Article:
# Value interpolation

These are the most general interpolators, suitable for most values.

## interpolate(*a*, *b*)

Examples · Source · Returns an interpolator between the two arbitrary values *a* and *b*.

`d3.interpolate("red", "blue")(0.5) // "rgb(128, 0, 128)"`

The interpolator implementation is based on the type of the end value *b*, using the following algorithm:

- If
*b*is null, undefined or a boolean, use the constant*b*. - If
*b*is a number, use interpolateNumber. - If
*b*is a color or a string coercible to a color, use interpolateRgb. - If
*b*is a date, use interpolateDate. - If
*b*is a string, use interpolateString. - If
*b*is a typed array of numbers, use interpolateNumberArray. - If
*b*is a generic array, use interpolateArray. - If
*b*is coercible to a number, use interpolateNumber. - Use interpolateObject.

Based on the chosen interpolator, *a* is coerced to the suitable corresponding type.

## interpolateNumber(*a*, *b*)

Examples · Source · Returns an interpolator between the two numbers *a* and *b*.

`d3.interpolateNumber(20, 620)(0.8) // 500`

The returned interpolator is equivalent to:

```
function interpolator(t) {
return a * (1 - t) + b * t;
}
```

CAUTION

Avoid interpolating to or from the number zero when the interpolator is used to generate a string. When very small values are stringified, they may be converted to scientific notation, which is an invalid attribute or style property value in older browsers. For example, the number `0.0000001`

is converted to the string `"1e-7"`

. This is particularly noticeable with interpolating opacity. To avoid scientific notation, start or end the transition at 1e-6: the smallest value that is not stringified in scientific notation.

## interpolateRound(*a*, *b*)

Examples · Source · Returns an interpolator between the two numbers *a* and *b*.

`d3.interpolateNumber(20, 620)(0.821) // 513`

The interpolator is similar to interpolateNumber except it will round the resulting value to the nearest integer.

## interpolateString(*a*, *b*)

Examples · Source · Returns an interpolator between the two strings *a* and *b*.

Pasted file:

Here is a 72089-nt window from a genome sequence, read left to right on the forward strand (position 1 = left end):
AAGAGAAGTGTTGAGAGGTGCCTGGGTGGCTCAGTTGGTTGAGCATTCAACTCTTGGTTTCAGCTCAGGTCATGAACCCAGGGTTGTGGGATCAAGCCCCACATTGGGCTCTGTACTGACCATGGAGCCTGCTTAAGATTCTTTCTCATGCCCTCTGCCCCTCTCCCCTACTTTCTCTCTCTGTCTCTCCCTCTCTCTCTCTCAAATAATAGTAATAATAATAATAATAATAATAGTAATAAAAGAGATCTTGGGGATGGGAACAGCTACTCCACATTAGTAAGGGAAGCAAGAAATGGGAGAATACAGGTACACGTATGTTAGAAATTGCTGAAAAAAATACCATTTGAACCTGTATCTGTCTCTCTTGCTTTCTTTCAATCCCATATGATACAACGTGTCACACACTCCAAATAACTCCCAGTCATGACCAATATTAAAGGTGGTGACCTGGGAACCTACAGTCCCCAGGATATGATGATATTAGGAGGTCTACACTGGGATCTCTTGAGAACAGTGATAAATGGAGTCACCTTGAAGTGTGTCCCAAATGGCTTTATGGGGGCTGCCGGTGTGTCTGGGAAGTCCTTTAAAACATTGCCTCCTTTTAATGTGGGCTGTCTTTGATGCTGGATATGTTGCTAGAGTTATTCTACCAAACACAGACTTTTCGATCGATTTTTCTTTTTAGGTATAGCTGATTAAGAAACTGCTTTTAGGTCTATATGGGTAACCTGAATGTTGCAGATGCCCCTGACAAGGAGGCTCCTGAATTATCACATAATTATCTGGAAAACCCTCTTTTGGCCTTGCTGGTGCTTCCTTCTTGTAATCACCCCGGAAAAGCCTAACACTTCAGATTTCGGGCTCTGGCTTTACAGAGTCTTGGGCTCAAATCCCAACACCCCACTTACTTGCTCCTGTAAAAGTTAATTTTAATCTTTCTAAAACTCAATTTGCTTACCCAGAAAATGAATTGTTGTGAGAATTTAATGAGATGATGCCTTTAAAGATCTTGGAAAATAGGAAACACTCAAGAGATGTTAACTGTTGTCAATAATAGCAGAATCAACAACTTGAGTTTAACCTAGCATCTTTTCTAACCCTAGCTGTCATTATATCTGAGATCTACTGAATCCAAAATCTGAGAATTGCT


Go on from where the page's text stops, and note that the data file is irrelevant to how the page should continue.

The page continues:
`d3.interpolateString("20px", "32px")(0.5) // "26px"`

The string interpolator finds numbers embedded in *a* and *b*, where each number is of the form understood by JavaScript. A few examples of numbers that will be detected within a string: `-1`

, `42`

, `3.14159`

, and `6.0221413e+23`

.

For each number embedded in *b*, the interpolator will attempt to find a corresponding number in *a*. If a corresponding number is found, a numeric interpolator is created using interpolateNumber. The remaining parts of the string *b* are used as a template: the static parts of the string *b* remain constant for the interpolation, with the interpolated numeric values embedded in the template.

For example, if *a* is `"300 12px sans-serif"`

, and *b* is `"500 36px Comic-Sans"`

, two embedded numbers are found. The remaining static parts (of string *b*) are a space between the two numbers (`" "`

), and the suffix (`"px Comic-Sans"`

). The result of the interpolator at *t* = 0.5 is `"400 24px Comic-Sans"`

.

## interpolateDate(*a*, *b*)

Examples · Source · Returns an interpolator between the two dates *a* and *b*.

`d3.interpolateDate(new Date("2014-01-01"), new Date("2024-01-01"))(0.5) // 2019-01-01`

CAUTION

**No defensive copy** of the returned date is created; the same Date instance is returned for every evaluation of the interpolator. No copy is made for performance reasons, as interpolators are often part of the inner loop of animated transitions.

## interpolateArray(*a*, *b*)

Examples · Source · Returns an interpolator between the two arrays *a* and *b*.

`d3.interpolateArray([0, 0, 0], [1, 2, 3])(0.5) // [0.5, 1, 1.5]`

If *b* is a typed array (e.g., Float64Array), interpolateNumberArray is called instead.

Internally, an array template is created that is the same length as *b*. For each element in *b*, if there exists a corresponding element in *a*, a generic interpolator is created for the two elements using interpolate. If there is no such element, the static value from *b* is used in the template. Then, for the given parameter *t*, the template’s embedded interpolators are evaluated. The updated array template is then returned.

For example, if *a* is the array `[0, 1]`

and *b* is the array `[1, 10, 100]`

, then the result of the interpolator for *t* = 0.5 is the array `[0.5, 5.5, 100]`

.

CAUTION

**No defensive copy** of the template array is created; modifications of the returned array may adversely affect subsequent evaluation of the interpolator. No copy is made for performance reasons; interpolators are often part of the inner loop of animated transitions.

## interpolateNumberArray(*a*, *b*)